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Lake Lugano

A town on Lake Lugano

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Lake Lugano

Lake Lugano and its surrounding region, the Ticino, may seem more Italian than Swiss. That's because large sections of the lake are within Italy and Italian is the official language of the region—a throwback to when the area once belonged to the Duchy of Milan. The lake itself was formed by receding glaciers which left behind a dramatic mountain landscape. Pastel-colored towns dot the lakeshore, interrupted by impenetrable cliffs. Hiking the trails around the lake is a big pastime here and it's even possible to walk or bike into Italy. Lugano, far and away the largest city on the lake, is a hub for arts, shopping, and nightlife.

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Lake Thun

Thun Castle on Lake Thun

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Lake Lugano

Of all of Switzerland's fabulous lakes, Lake Thun may offer the most storybook setting. Surrounded by the snow-capped mountains of the Bernese Oberland the lake is dotted with charming medieval towns, including Oberhofen, where a spired 13th-century castle hangs over the lake. Cable cars connect hikers and skiers to points far above the turquoise-colored lake. Swimming, canoeing, kayaking, and windsurfing are popular lake activities.

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Lake Silvaplana & Lake Sils

Larch trees mirrored in Lake Silvaplana in autumn, St. Moritz, Switzerland
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Lake Silvaplana, Switzerland

Set in the Engadine canton, with the Bernina Alps in the distant background, sparkling Silvapland and Sils lakes are famous as windsurfing and kitesurfing destinations, thanks to the Majola wind, which provides a consistently strong breeze across the lakes. The lakes attract lots of young, athletic visitors, who come either for summer watersports or challenging winter downhill and cross-country skiing on the Corvasch or other nearby peaks. There are hotels, lodgings, restaurants and watercraft outfitters all along both lakes. If you want a ritzier vibe, St. Moritz is just a few miles away.

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Oeschinensee

Larch trees mirrored in Lake Silvaplana in autumn, St. Moritz, Switzerland
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Oeschinen Lake, 3718 Kandersteg, Switzerland

For what it lacks in size, petite Oeschinensee (Oeschinen Lake) makes up for in spectacular scenery. The glacial lake sits high in the Bernese Oberland. Even better, it can only be reached by cable car from nearby Kandersteg and from there, it's still a 30-minute walk to the lake. Once there, the visual rewards are huge—turquoise waters surrounded by meadows and sheer mountain cliffs, with the UNESCO World Heritage Site of Jungfrau-Aletsch in the near distance. In the wintertime, pack your ice skates and glide across the frozen lake.

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Seebergsee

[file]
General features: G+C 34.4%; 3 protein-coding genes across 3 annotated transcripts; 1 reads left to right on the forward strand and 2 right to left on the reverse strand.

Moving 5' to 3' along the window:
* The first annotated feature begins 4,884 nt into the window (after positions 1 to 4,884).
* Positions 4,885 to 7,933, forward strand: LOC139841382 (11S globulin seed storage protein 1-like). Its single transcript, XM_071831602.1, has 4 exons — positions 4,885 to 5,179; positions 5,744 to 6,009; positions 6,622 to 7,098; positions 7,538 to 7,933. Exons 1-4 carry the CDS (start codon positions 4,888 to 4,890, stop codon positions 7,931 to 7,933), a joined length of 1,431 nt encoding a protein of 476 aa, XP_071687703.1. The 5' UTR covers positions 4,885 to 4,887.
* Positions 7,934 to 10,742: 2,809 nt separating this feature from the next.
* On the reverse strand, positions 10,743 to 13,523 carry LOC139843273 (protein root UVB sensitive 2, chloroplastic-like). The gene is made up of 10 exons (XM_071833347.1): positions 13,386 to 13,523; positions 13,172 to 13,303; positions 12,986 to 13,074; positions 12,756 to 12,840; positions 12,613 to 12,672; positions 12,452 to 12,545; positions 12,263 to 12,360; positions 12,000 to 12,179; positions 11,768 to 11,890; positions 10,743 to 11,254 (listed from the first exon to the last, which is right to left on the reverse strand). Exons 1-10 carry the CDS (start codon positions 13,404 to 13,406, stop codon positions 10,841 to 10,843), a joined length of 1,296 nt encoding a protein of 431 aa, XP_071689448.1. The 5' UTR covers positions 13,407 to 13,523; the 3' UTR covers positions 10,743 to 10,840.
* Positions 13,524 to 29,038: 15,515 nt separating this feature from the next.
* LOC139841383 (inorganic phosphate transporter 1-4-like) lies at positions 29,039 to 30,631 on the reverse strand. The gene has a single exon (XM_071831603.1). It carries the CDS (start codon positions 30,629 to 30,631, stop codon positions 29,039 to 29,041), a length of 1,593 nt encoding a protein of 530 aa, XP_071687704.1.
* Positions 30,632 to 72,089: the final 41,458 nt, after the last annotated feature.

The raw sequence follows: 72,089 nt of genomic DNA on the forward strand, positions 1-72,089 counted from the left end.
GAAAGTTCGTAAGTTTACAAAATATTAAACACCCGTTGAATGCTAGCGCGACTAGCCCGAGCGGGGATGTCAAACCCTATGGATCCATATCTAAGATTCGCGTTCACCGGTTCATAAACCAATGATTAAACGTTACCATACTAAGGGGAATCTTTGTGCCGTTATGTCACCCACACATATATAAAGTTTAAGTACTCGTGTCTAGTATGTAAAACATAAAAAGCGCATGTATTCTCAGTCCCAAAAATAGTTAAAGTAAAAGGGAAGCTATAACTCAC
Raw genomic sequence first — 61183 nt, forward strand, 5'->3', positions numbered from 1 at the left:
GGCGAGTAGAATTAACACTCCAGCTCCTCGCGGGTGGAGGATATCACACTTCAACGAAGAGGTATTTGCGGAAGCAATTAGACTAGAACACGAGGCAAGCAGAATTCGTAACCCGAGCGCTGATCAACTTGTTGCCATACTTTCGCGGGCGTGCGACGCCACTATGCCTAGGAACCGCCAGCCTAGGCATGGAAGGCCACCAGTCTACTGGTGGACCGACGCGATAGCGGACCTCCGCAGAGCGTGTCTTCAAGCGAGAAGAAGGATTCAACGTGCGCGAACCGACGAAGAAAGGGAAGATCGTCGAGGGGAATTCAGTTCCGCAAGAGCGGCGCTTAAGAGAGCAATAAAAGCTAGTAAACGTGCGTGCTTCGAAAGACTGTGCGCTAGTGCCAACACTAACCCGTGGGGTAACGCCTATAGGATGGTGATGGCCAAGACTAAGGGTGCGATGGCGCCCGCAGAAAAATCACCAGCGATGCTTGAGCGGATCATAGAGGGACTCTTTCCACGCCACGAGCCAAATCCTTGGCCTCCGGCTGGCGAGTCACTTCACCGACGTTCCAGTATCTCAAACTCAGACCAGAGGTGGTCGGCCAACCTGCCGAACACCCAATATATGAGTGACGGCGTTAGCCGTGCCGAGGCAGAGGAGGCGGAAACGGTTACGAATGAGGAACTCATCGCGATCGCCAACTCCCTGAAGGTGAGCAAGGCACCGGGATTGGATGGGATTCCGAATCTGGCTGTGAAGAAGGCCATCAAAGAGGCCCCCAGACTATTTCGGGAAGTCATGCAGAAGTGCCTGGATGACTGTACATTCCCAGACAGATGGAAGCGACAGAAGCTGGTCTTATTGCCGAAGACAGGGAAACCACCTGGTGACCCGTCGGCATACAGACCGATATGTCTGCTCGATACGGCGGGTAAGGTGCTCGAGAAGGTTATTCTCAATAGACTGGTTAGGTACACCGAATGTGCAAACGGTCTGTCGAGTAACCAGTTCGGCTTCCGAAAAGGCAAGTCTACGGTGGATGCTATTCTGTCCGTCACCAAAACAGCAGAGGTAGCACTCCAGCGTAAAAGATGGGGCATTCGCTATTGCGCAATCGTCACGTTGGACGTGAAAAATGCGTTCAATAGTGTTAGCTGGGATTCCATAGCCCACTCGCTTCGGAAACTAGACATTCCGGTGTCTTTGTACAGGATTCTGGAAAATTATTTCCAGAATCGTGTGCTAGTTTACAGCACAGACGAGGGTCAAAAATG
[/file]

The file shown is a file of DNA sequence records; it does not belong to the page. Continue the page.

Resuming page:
Seebergsee

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Seebergsee, 3770 Zweisimmen, Switzerland

Another high-altitude lake that can only be reached by foot, tiny Seebergsee (covering only 15 acres) is beloved for summer swimming, picnicking, and hiking. It's located in the Canton or Bern and is part of the Diemtigtal Nature Park. In the summertime, two mountain huts are open to serve hungry hikers. If you're driving, park at the Meienberg parking lot and hike about 30 minutes to the lake.

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Blausee

Mountain lake Blausee in the Jungfrau region of Switzerland
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Blausee, 3717 Kandergrund, Switzerland

Blausee, which means "blue lake," is a tiny, amazing lake in the Bernese Oberland. Surrounded by forests, this spring-fed lake is famous for its remarkable clarity. You can see right down to the bottom and clearly see fish swimming past! The lake is just 1.6 acres, but there's the larger Blausee Nature Park surrounding it, with hiking trails, picnic areas, and panoramas galore, as well as a hotel and several simple eateries, plus a playground and an organic trout farm.

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Riffelsee

Riffelsee alpine lake below the famous Matterhorn mountain
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Riffelsee, 3920 Zermatt, Switzerland

Riffelsee may be tiny, at just 1.1 acres, but it has something no other lake in Switzerland can offer: a high-altitude view of the Matterhorn, one of the most famous peaks in the entire world. When the water of the lake is still, the triangular peak is reflected perfectly on its surface. An incline train between Riffelberg and Gornergrat passes close by—the station at Rotenboden is only about a 10-minute walk from the lake. Zermatt, the jumping-off point for exploring the area around the Matterhorn, is the closest town of any size.

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Switzerland's Top Lakes